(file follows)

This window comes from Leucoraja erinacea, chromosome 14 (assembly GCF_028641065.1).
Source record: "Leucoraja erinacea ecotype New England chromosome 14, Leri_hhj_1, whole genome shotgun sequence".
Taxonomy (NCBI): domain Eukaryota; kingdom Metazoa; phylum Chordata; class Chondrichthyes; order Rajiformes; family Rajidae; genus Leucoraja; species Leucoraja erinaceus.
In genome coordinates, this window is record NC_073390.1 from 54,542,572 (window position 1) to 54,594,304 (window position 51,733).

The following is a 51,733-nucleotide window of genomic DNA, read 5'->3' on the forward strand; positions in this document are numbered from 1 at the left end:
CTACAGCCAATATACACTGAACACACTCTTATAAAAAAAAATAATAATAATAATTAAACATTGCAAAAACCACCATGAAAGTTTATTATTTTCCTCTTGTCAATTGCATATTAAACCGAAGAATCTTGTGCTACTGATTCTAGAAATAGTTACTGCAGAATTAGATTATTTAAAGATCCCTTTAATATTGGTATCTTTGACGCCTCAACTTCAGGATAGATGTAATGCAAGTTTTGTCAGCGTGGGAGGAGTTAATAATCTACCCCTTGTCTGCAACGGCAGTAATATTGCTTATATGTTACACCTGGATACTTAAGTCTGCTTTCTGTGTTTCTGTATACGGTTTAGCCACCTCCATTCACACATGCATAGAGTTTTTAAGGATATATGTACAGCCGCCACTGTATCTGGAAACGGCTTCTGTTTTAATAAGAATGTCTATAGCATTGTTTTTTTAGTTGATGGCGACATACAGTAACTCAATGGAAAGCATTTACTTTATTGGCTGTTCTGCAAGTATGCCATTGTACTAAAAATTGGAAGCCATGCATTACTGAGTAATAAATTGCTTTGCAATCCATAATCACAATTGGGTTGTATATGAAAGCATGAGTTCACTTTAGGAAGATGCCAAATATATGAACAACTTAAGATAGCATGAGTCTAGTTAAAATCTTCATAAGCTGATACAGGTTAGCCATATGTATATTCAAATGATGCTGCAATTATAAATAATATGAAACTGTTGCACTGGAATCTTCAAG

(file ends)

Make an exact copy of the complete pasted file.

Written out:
This window comes from Leucoraja erinacea, chromosome 14 (assembly GCF_028641065.1).
Source record: "Leucoraja erinacea ecotype New England chromosome 14, Leri_hhj_1, whole genome shotgun sequence".
Taxonomy (NCBI): domain Eukaryota; kingdom Metazoa; phylum Chordata; class Chondrichthyes; order Rajiformes; family Rajidae; genus Leucoraja; species Leucoraja erinaceus.
In genome coordinates, this window is record NC_073390.1 from 54,542,572 (window position 1) to 54,594,304 (window position 51,733).

The following is a 51,733-nucleotide window of genomic DNA, read 5'->3' on the forward strand; positions in this document are numbered from 1 at the left end:
CTACAGCCAATATACACTGAACACACTCTTATAAAAAAAAATAATAATAATAATTAAACATTGCAAAAACCACCATGAAAGTTTATTATTTTCCTCTTGTCAATTGCATATTAAACCGAAGAATCTTGTGCTACTGATTCTAGAAATAGTTACTGCAGAATTAGATTATTTAAAGATCCCTTTAATATTGGTATCTTTGACGCCTCAACTTCAGGATAGATGTAATGCAAGTTTTGTCAGCGTGGGAGGAGTTAATAATCTACCCCTTGTCTGCAACGGCAGTAATATTGCTTATATGTTACACCTGGATACTTAAGTCTGCTTTCTGTGTTTCTGTATACGGTTTAGCCACCTCCATTCACACATGCATAGAGTTTTTAAGGATATATGTACAGCCGCCACTGTATCTGGAAACGGCTTCTGTTTTAATAAGAATGTCTATAGCATTGTTTTTTTAGTTGATGGCGACATACAGTAACTCAATGGAAAGCATTTACTTTATTGGCTGTTCTGCAAGTATGCCATTGTACTAAAAATTGGAAGCCATGCATTACTGAGTAATAAATTGCTTTGCAATCCATAATCACAATTGGGTTGTATATGAAAGCATGAGTTCACTTTAGGAAGATGCCAAATATATGAACAACTTAAGATAGCATGAGTCTAGTTAAAATCTTCATAAGCTGATACAGGTTAGCCATATGTATATTCAAATGATGCTGCAATTATAAATAATATGAAACTGTTGCACTGGAATCTTCAAG